House Democratic Leader Rep. Joyce Beatty of Columbus led the move against adoption of the ballot issue resolution. She said she wasn't certain the property-rights protections belonged in the constitution, where passage by voters would place it, and that Grendell was trying to strong-arm lawmakers. The resolution cleared the Senate without opposition.

Both House Speaker Jon Husted and Senate President Bill Harris were optimistic that another, successful vote would be taken by the House. Husted said he called for the vote, which he figured would fall short, because it was time for House members to take a stand on the issue.[47]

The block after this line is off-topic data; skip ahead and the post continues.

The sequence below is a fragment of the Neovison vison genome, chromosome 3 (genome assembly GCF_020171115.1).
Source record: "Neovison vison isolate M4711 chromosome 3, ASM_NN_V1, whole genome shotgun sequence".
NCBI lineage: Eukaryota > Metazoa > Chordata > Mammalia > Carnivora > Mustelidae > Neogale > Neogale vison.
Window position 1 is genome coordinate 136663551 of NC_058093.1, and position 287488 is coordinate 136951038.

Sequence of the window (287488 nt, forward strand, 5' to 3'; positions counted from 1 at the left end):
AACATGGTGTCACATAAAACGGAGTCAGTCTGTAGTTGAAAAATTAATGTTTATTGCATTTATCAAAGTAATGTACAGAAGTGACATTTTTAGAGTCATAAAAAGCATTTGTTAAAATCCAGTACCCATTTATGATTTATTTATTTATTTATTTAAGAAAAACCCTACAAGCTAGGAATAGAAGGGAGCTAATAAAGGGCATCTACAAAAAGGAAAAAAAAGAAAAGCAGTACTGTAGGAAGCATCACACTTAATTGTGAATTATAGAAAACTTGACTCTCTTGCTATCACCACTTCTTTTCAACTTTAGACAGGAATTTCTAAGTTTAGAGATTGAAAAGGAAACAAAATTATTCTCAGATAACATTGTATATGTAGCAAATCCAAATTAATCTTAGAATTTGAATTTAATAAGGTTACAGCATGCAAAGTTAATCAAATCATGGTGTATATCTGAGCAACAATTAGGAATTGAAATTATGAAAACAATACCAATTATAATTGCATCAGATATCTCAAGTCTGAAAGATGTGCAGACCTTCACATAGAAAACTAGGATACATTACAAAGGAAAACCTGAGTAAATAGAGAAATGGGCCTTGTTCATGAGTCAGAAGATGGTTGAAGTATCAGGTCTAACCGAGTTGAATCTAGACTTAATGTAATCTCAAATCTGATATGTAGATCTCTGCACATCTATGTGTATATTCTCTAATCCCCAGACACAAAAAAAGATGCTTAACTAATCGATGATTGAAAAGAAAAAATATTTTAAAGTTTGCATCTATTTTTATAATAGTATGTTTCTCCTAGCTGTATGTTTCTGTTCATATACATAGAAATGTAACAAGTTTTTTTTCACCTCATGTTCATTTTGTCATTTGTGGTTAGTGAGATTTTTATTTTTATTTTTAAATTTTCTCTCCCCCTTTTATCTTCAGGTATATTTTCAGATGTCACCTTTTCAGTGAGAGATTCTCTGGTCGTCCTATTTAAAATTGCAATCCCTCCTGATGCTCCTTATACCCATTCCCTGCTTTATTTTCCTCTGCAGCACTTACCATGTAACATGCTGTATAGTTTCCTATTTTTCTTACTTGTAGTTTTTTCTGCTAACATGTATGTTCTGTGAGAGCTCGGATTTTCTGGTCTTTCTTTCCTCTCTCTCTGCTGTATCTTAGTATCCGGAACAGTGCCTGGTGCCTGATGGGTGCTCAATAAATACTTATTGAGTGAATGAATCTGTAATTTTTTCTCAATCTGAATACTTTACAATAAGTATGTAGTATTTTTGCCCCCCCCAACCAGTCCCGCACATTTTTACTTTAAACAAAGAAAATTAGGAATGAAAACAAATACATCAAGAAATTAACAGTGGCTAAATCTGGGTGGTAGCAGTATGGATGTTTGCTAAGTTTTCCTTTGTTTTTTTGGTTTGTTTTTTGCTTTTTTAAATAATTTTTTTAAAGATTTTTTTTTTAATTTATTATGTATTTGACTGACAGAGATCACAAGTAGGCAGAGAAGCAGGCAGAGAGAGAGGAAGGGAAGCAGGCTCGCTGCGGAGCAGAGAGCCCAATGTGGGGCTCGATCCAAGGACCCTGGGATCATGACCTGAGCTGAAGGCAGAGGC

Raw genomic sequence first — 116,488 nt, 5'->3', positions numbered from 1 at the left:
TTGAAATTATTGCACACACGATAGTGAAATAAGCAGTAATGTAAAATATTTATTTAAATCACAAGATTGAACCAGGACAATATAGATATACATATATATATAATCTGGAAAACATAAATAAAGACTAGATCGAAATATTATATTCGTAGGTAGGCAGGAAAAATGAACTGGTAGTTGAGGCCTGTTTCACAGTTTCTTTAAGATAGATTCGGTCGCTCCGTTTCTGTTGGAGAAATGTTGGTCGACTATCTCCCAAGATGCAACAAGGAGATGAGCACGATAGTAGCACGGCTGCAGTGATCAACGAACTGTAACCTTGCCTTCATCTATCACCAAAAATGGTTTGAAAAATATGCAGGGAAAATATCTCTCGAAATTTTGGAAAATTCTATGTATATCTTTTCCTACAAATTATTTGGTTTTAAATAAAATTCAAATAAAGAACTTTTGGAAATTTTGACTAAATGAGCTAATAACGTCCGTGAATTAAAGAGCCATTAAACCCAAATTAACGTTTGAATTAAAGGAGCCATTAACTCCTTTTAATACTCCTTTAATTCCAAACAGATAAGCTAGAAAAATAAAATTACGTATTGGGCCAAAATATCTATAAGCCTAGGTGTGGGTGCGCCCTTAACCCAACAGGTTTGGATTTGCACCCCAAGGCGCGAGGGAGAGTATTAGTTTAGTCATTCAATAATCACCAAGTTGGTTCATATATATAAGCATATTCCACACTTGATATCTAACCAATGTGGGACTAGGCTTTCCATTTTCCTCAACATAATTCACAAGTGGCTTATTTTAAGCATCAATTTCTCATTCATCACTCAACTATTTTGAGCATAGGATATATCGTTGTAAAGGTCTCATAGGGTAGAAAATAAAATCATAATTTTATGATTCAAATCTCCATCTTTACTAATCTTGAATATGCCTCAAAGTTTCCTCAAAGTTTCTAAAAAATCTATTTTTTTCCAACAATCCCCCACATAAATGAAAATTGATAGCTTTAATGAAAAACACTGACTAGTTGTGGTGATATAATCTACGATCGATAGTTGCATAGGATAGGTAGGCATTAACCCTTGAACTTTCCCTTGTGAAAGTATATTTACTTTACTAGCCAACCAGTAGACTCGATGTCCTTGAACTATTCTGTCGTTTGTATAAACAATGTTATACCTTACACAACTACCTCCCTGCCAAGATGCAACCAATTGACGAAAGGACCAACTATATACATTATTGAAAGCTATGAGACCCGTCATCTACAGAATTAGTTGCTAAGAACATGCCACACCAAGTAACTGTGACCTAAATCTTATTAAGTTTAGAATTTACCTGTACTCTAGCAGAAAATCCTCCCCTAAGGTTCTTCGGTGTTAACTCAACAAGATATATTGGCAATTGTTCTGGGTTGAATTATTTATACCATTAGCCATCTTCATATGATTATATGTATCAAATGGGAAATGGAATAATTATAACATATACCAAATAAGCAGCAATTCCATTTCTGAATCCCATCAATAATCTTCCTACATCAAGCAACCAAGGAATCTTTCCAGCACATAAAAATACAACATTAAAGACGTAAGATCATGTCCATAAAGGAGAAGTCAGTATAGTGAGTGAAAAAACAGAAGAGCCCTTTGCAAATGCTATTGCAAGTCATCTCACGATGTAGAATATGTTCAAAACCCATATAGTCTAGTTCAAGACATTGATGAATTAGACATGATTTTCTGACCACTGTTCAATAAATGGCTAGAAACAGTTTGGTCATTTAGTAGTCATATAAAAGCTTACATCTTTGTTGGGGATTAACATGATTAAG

Cuyahoga County government reform blocked by Senate


An Ohio Senate committee Tuesday, May 27, blocked a proposed state law that would have allowed Cuyahoga County voters a crack at revamping the structure of county government.

As part of a package of changes moved without debate, the Senate Finance Committee stripped out a county government restructuring plan that the Ohio House attached to the state's bricks and mortar construction legislation last week.

Senate President Bill Harris, an Ashland Republican, said senators on both sides of the aisle were concerned that the proposal hadn't gone through the normal committee process, instead landing in the state capital bill through an amendment.

"We think this needs to have a lot more study," said Harris. "This needs to go through the bill process where it is fully debated by the public."